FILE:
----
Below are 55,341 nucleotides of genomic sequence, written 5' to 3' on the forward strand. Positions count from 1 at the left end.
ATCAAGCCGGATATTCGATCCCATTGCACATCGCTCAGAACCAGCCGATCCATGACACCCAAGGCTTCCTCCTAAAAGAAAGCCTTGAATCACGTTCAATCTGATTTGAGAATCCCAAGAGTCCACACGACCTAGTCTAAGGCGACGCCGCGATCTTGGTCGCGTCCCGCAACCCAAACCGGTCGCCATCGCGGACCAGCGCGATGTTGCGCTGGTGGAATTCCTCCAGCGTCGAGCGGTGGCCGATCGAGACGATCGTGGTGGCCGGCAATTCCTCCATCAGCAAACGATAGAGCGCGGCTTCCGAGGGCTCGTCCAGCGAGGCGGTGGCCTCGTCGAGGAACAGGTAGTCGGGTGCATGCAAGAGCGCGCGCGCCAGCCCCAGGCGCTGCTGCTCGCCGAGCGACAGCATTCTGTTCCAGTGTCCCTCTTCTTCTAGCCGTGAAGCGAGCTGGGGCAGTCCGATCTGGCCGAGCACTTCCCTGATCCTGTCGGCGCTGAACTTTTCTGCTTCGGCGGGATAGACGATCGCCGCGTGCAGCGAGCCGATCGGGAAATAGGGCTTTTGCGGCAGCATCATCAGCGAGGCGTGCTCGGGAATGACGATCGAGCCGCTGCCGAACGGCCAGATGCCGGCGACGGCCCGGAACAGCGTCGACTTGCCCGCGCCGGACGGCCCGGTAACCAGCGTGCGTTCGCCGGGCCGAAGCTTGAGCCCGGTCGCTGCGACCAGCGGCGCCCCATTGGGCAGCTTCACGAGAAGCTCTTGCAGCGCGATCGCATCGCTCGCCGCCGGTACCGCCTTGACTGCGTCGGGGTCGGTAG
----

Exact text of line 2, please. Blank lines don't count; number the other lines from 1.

ATCAAGCCGGATATTCGATCCCATTGCACATCGCTCAGAACCAGCCGATCCATGACACCCAAGGCTTCCTCCTAAAAGAAAGCCTTGAATCACGTTCAATCTGATTTGAGAATCCCAAGAGTCCACACGACCTAGTCTAAGGCGACGCCGCGATCTTGGTCGCGTCCCGCAACCCAAACCGGTCGCCATCGCGGACCAGCGCGATGTTGCGCTGGTGGAATTCCTCCAGCGTCGAGCGGTGGCCGATCGAGACGATCGTGGTGGCCGGCAATTCCTCCATCAGCAAACGATAGAGCGCGGCTTCCGAGGGCTCGTCCAGCGAGGCGGTGGCCTCGTCGAGGAACAGGTAGTCGGGTGCATGCAAGAGCGCGCGCGCCAGCCCCAGGCGCTGCTGCTCGCCGAGCGACAGCATTCTGTTCCAGTGTCCCTCTTCTTCTAGCCGTGAAGCGAGCTGGGGCAGTCCGATCTGGCCGAGCACTTCCCTGATCCTGTCGGCGCTGAACTTTTCTGCTTCGGCGGGATAGACGATCGCCGCGTGCAGCGAGCCGATCGGGAAATAGGGCTTTTGCGGCAGCATCATCAGCGAGGCGTGCTCGGGAATGACGATCGAGCCGCTGCCGAACGGCCAGATGCCGGCGACGGCCCGGAACAGCGTCGACTTGCCCGCGCCGGACGGCCCGGTAACCAGCGTGCGTTCGCCGGGCCGAAGCTTGAGCCCGGTCGCTGCGACCAGCGGCGCCCCATTGGGCAGCTTCACGAGAAGCTCTTGCAGCGCGATCGCATCGCTCGCCGCCGGTACCGCCTTGACTGCGTCGGGGTCGGTAG